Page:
Bergman: I did. It's been a really special place to grow up. It's a town where you can really raise a family with a very nice quality of life. Of course I've now moved back to Syracuse so I've gotten a feeling of what it's like as a parent as well and it is a really wonderful community.

Arenstein: You went to high school in Syracuse?

Bergman: Yes.

Arenstein: Then to college; where did you go?

Bergman: I did. And actually one funny thing about the high school—I went to Jamesville-Dewitt High School and there are so many, believe it or not, cable executives who went to Jamesville-Dewitt High School. Obviously my brother and myself. Also, John Keib of Time Warner Cable. Mike Munley, also of Time Warner Cable, Brian Goldberg and David Zagin of A&E. I think there are some others, too. When I told the superintendent the school was a breeding ground for cable professionals, she was not impressed.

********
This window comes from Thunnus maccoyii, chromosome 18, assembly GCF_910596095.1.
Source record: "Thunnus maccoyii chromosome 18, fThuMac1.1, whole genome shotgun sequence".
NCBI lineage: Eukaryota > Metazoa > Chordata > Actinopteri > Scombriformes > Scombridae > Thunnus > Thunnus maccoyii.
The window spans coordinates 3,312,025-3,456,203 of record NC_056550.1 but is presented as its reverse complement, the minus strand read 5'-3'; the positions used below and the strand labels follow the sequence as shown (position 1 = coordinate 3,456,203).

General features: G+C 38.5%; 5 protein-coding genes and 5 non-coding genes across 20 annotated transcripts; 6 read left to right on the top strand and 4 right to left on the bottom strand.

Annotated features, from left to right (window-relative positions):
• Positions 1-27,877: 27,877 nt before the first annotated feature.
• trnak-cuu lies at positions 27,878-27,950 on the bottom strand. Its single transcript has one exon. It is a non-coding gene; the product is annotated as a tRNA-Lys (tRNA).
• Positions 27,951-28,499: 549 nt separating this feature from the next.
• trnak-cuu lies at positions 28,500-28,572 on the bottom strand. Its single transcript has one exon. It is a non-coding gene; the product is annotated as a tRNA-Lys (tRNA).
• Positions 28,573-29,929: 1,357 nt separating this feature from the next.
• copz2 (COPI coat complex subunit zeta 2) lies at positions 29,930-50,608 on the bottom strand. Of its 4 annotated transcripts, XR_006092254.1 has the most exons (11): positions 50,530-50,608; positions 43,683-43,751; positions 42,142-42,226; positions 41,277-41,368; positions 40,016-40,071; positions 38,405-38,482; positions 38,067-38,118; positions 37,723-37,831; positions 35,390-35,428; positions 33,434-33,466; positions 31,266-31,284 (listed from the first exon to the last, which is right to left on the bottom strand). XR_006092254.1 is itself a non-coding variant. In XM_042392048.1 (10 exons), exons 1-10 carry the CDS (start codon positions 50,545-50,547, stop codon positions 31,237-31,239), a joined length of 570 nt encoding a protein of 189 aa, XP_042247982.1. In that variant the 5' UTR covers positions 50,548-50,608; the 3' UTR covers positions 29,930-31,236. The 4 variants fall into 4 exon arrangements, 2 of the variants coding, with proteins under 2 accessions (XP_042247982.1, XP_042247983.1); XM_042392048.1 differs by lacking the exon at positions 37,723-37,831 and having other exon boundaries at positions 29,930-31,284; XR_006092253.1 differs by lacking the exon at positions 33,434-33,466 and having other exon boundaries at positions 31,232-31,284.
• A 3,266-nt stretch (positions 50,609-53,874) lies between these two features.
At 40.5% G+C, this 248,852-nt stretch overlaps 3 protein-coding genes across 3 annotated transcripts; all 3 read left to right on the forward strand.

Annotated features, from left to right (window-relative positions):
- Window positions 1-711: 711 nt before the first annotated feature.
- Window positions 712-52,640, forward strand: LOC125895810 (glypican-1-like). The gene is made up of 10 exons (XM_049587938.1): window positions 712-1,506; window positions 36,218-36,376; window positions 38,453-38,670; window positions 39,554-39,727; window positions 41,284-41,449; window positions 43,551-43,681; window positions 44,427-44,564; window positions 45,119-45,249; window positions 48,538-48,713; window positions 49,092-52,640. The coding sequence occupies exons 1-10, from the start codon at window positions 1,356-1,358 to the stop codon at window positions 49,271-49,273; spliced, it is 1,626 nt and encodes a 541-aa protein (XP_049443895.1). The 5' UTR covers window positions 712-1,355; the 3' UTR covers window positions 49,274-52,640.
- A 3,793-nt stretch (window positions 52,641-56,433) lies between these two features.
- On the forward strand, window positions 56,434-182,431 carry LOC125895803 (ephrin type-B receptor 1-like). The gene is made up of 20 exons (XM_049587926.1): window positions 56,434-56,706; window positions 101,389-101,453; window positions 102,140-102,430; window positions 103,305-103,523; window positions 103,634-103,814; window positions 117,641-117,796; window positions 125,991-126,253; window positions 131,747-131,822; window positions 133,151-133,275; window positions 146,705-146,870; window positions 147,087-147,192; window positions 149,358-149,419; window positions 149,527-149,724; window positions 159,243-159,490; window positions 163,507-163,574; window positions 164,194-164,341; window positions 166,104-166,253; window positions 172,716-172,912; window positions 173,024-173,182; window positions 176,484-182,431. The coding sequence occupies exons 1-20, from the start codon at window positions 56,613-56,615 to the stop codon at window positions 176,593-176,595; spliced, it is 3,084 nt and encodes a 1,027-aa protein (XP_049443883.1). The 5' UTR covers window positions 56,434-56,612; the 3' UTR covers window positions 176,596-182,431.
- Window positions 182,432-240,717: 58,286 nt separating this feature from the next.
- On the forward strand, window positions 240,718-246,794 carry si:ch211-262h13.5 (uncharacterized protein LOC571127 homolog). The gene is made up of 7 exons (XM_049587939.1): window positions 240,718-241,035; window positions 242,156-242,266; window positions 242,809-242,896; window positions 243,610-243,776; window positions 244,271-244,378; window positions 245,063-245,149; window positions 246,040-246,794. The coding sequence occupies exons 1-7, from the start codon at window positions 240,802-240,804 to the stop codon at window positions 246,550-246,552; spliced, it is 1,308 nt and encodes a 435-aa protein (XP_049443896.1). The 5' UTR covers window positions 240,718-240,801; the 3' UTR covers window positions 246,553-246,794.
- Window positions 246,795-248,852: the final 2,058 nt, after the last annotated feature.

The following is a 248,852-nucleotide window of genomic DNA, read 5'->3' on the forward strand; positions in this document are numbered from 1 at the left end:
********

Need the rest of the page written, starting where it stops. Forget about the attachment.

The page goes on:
I went to college at University of Rochester. I loved it there. I always say it was probably the second best decision of my life, with the best being my husband, selecting my husband. I really loved my time at Rochester. It's a really wonderful, warm, supportive environment and it gave me a great opportunity to learn and take risks and I'm always forever grateful to University of Rochester.

Arenstein: What did you study at Rochester?

Bergman: I thought I was going to be a math major. I loved math in high school. I was on the math team. That was the only team I was ever on. Actually that’s worth a side story which is that I was always teased by my brother for only being on the math team. He would ask me if the number on the back of my shirt was the square root of 3. That was painful. So I loved math and I thought I would be a math major but I ended up studying statistics and economics.

Arenstein: So your first job out of college was where?

Bergman: I worked at Arthur Andersen in their consulting division in Stamford, Connecticut. It was a lot of fun. It was a great place to work, great training ground, a wonderful people. There I learned much about a robust work ethic. I remember my very first day on the job, nobody left as it became the dinner hour and as it became eight, nine, ten at night—everyone was still there. So I stayed and I think…I got my work ethic from my family, but also from Arthur Andersen.